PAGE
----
ESR 11 Blog September/October 2022: Fabiola Fiocco

Echoes from the Field


As part of the FEINART Summer School, Re-Imagining Socially Engaged Art Building New Ecologies in a Planetary Crisis, which took place at Zeppelin University at the end of September, we were asked as ESRs to present fragments of our research, especially concerning our experiences during the fieldwork. Entitled Little Pieces: Messages from the Field, we created 3-minutes long presentations using different formats and languages. It was a precious moment of sharing which definitely brought out the different interests and, especially, the different personalities and research approaches, that coexist in the FEINART group. Over the past year, I had the opportunity to interview and enter in conversation with art workers, activists, and researchers from various parts of Europe. Although each story has to be necessarily understood as geographically, politically, and economically situated, I decided to present for the Little Pieces a montage of excerpts from the various exchanges that would highlight how some issues – especially when related to labour and conditions of production – are shared concerns to all of us. Names and other identifying details have been removed in order to produce a single story in which instances, experiences, and reflections intertwine and amplify each other. I want to use this space to thank all the people who have generously offered me their time and mental and emotional space, who have agreed to open up with me and share their knowledge, their struggles, and experiences. And all the people who will continue do so in the future.


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I think all of us share the idea of not doing political art but doing art in a political way. How to think of the tools that come from feminism and theories of democracy and all these kinds of things, and how you become transparent in terms of labour, of power relations, to make the work and the process politically. How to operate. I think in terms of politics; feminism informs the way that we operate, our approach, it’s practical, it’s the most democratic. But it was very clear to all of us that we don’t want to force ourselves in a situation of production, to align to the liberal narratives that existed at the time. It’s more and more difficult to act as an artist that tries to negotiate the compromises of art and capital. Sometimes the only way to work in the way we are interested in, is to step completely outside of the art scene and, of course, there are all the time questions like, okay, if you choose not to work in any way or not to be visible at all, then is there any potential in that?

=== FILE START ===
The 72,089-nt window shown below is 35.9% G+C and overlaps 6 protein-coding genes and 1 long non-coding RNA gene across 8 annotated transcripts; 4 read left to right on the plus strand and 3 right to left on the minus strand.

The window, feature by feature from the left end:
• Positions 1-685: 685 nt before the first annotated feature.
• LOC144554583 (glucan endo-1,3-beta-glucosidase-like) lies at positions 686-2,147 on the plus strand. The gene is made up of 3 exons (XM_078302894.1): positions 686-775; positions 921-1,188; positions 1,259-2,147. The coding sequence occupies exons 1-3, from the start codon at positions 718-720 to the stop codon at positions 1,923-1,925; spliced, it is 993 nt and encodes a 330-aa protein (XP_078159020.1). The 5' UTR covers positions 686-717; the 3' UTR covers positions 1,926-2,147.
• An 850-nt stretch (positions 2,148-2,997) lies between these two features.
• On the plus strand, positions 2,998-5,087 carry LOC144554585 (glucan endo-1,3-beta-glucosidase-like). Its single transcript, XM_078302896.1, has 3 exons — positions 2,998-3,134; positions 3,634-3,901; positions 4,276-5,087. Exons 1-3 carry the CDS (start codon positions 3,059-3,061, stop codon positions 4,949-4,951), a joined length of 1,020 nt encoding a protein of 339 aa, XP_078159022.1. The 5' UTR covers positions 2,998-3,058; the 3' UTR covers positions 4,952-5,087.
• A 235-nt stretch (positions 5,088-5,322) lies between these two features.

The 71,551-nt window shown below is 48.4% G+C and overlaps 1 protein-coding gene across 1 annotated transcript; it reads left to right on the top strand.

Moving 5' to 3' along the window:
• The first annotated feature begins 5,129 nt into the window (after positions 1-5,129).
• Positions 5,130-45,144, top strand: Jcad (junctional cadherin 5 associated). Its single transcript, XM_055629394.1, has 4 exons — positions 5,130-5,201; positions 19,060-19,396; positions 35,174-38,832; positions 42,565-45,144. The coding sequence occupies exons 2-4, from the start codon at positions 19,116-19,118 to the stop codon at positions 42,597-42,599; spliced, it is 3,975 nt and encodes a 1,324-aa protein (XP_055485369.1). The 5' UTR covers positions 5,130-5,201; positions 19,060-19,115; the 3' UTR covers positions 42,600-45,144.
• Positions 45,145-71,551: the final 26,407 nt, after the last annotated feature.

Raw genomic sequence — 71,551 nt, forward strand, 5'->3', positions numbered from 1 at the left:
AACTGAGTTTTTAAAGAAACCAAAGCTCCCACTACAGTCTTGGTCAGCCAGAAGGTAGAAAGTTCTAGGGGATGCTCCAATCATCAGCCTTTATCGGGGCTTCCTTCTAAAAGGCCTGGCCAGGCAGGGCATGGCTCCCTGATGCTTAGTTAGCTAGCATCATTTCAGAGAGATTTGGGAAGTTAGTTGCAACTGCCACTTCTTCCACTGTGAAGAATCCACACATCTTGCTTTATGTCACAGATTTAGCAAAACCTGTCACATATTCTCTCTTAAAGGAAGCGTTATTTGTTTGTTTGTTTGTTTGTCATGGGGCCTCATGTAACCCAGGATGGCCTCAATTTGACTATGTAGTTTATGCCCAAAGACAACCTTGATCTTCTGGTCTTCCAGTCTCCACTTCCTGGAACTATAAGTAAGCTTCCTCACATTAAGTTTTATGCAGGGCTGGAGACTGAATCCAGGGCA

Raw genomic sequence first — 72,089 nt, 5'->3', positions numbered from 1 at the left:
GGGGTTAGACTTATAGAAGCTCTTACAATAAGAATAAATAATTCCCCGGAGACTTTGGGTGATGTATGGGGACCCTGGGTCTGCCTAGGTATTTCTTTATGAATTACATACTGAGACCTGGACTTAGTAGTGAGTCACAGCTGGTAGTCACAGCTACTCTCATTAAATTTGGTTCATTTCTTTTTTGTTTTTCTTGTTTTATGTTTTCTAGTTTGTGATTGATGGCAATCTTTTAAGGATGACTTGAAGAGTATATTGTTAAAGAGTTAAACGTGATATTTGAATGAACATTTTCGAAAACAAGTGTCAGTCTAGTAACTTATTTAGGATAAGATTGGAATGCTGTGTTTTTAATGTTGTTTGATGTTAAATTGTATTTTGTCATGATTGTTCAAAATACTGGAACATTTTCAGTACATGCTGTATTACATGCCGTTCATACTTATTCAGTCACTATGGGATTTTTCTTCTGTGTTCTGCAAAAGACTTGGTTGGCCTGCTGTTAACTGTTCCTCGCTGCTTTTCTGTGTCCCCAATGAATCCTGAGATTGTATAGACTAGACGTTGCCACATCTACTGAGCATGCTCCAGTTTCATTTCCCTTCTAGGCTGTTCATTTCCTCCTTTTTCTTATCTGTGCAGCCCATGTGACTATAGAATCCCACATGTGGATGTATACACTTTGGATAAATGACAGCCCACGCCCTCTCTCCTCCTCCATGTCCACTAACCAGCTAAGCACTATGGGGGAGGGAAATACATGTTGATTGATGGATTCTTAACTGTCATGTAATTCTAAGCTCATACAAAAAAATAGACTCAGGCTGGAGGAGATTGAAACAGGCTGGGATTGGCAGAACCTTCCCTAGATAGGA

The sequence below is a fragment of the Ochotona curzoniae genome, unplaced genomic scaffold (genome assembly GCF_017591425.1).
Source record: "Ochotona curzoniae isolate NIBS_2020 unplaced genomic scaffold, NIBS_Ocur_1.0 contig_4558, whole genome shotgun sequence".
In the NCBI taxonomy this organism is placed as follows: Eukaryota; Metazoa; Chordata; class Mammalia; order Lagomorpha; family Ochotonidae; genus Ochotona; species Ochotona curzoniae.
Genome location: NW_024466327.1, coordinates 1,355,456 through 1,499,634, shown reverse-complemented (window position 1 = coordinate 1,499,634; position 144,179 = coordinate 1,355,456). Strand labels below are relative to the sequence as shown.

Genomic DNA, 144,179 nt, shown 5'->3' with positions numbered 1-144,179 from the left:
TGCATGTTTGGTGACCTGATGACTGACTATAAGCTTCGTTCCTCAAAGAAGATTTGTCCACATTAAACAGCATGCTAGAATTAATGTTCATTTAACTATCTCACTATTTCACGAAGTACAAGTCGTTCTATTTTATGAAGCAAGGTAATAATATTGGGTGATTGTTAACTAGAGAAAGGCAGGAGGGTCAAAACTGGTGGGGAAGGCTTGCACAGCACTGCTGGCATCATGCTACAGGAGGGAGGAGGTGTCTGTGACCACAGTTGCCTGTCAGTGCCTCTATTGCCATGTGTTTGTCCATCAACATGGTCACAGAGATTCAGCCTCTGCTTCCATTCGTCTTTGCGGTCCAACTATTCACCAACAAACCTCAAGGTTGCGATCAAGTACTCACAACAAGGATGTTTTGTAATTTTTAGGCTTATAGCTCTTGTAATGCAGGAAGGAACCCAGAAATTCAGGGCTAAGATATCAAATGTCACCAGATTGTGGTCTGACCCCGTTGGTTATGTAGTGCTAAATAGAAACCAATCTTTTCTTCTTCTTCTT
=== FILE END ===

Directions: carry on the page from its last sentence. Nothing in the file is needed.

We have these different hats and different modes of communication for different contexts and that’s absolutely necessary because I have to be able to translate the ideas of our members into policy proposals. That’s the way to change it, except for a revolutionary change. We share these things, we share things from our lives, the personal as well as the collective. There is a joy in connecting, there is a joy in articulating with people, that we share common ideologies, common claims, common difficulties. In this sharing, in this joy, we create an affirmative towards crises, negativity, difficulties.


But you don’t know exactly who you represent. Do you represent the privilege of specific professionals?


What I find interesting about joy is that all these ideas about social engagement, they have a very specific economy within the liberal ideology because they kind of create a fake consciousness. The idea is not to be unhappy, but to not blur things in this kind of feeling good situation because we all know that the thing is not ending there.


In the past I was working in a more romanticized way with what is socially engaged, so maybe the discomfort goes there, you know, you can actually contribute and serve values that don’t exploit the others. This is the problem. You have this kind of solidarity. In other cases, it’s exploitation.


There were all these powerful people, and they were saying how proud they were that they did this exhibition with no money and with all the effort. It was a kind of celebratory thing. And when my turn came, I had to say that I was not sharing at all this festivity because to discuss that we do things without money, it’s not a thing of pride, but shame. And one of the older critics, she said to me, well, that means that you are not passionate enough for your profession. It was simply the norm to some extent. It still is a lingering idea that art should be unpaid. You know, if you care about money as an artist, you’re not a real artist, you know the stereotypes, I guess. A privilege. That’s why it’s so important to me to resource these projects so that people can take the time, creating this time capsules, if you want, in which one can spend time.


I think I like this idea of being transparent about money and power, I think is the best you can do. That doesn’t mean that you take away all the problems of the world or all the inequalities. But at least it’s a form of equity to start with, to say this is the budget, it comes from this source. If this is the living wage, then it will lead to these many ours. And it’s also quite interesting because in my work, if you do it like that, it’s often easier to involve the cleaner than to involve the academic.


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